I mention it because one of the things I will be talking about is Branding and why, in a nichified world, it will become increasingly important. This has been an absolutely huge meme online in the last few days and it’s worth sharing some of those thoughts here.

Mike Shatzkin, as ever, was there ahead of me and many others, with an interesting piece on his blog. He focused on the reason why publishers need to understand brand:

In the next 20 years or so, the brands that will dominate for a very long time will be created.

Why?

Because the organization and delivery of stuff — including information — is being realigned into verticals; that is: subjects. The requirements of physical delivery required aggregation across interests that the Internet does not. So enduring horizontal brands of content like newspapers or book publishers but also outside content, among retailers, for example, that thrived across interest groups will find themselves challenged by new brands that are narrower and deeper. Being narrower and deeper permits a much more involved engagement with the audience. It strengthens the brand.

Read the rest of the article, it makes complete sense, echoes much of what I think and places the conversation in context from a publishers perspective.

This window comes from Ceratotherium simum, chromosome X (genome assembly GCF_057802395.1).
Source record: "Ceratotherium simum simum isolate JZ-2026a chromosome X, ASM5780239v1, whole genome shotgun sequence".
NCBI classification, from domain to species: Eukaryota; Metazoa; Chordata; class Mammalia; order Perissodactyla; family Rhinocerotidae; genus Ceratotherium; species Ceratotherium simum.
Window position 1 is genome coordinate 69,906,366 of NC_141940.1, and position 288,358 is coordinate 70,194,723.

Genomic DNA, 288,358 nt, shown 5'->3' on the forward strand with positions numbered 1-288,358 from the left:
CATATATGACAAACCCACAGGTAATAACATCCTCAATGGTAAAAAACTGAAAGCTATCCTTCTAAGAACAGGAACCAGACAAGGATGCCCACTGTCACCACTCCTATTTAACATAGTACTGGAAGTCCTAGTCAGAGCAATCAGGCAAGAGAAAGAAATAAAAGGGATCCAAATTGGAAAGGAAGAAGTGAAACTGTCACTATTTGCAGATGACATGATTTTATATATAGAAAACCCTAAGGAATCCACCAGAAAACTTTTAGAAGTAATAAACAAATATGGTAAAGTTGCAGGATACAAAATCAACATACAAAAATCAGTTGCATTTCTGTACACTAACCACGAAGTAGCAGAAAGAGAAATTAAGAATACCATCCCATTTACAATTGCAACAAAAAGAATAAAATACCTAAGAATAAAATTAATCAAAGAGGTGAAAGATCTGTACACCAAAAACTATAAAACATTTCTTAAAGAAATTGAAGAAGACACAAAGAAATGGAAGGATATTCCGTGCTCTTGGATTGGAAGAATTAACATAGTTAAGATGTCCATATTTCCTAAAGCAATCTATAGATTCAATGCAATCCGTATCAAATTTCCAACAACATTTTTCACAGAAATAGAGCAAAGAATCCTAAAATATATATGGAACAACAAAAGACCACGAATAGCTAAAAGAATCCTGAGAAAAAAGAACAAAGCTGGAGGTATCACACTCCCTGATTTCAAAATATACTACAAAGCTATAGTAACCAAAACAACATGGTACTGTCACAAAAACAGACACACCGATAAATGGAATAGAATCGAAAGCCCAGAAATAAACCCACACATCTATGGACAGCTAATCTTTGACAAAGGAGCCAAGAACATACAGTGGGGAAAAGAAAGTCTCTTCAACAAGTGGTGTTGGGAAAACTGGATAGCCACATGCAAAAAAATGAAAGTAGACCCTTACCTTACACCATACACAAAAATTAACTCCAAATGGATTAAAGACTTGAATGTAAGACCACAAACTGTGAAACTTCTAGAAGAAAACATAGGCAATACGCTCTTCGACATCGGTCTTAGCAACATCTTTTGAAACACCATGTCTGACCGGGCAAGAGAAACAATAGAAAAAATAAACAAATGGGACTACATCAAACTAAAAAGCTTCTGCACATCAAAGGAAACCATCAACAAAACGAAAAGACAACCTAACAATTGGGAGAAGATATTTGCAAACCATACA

Then Seth Godin spoke at a small event organised by the DPG in New York and touched off a firestorm! And for reasons I cannot quite get a handle on. The video’s don’t seem too radical to me, but you be the judge:

And Eugene G. Schwartz’s blog about the talk over at Personanondata make me think that the ony issue is that some people haven’t seen the truth, that the digitisation of reading, makes publishers largely irrelevant unless they react adapt and change.

Patrick over at the Vroman’s blog has a wonderful post that nicely sums up some of the arguments of Stein, alludes to some of and suggests some positive views too. The subsequent discussion is worth reading as well.

What this all comes down to of course is that as Don Linn noted in the tweet below, business models are all very well, but profitable business models are hard to find.

Profit is good!

Profit is good!

Bob Miller, in this video from Ron Hogan, says pretty much what Don and Seth are saying but from the finance side of the fence.

Changing a brand and making it matter will not be THE panacea, publishers will still shrink and they may well not survive as large companies. If they do, they will publish books (as Richard Eoin Nash has said and wouldn’t you know it, I cannot find the link, but here is a general one for Richard) like movies are currently produced.